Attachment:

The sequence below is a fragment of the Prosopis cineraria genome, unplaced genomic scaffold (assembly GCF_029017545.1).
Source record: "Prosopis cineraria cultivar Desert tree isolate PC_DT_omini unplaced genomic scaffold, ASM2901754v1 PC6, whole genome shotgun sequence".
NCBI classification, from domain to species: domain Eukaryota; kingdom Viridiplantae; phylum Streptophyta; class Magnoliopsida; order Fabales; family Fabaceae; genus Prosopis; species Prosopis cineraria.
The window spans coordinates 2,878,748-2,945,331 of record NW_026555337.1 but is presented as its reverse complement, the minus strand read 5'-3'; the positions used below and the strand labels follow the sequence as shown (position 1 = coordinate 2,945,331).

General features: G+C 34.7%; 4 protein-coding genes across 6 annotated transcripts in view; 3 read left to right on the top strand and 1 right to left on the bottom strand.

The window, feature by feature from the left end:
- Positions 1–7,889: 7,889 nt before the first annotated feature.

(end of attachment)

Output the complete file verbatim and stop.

The sequence below is a fragment of the Prosopis cineraria genome, unplaced genomic scaffold (assembly GCF_029017545.1).
Source record: "Prosopis cineraria cultivar Desert tree isolate PC_DT_omini unplaced genomic scaffold, ASM2901754v1 PC6, whole genome shotgun sequence".
NCBI classification, from domain to species: domain Eukaryota; kingdom Viridiplantae; phylum Streptophyta; class Magnoliopsida; order Fabales; family Fabaceae; genus Prosopis; species Prosopis cineraria.
The window spans coordinates 2,878,748-2,945,331 of record NW_026555337.1 but is presented as its reverse complement, the minus strand read 5'-3'; the positions used below and the strand labels follow the sequence as shown (position 1 = coordinate 2,945,331).

General features: G+C 34.7%; 4 protein-coding genes across 6 annotated transcripts in view; 3 read left to right on the top strand and 1 right to left on the bottom strand.

The window, feature by feature from the left end:
- Positions 1–7,889: 7,889 nt before the first annotated feature.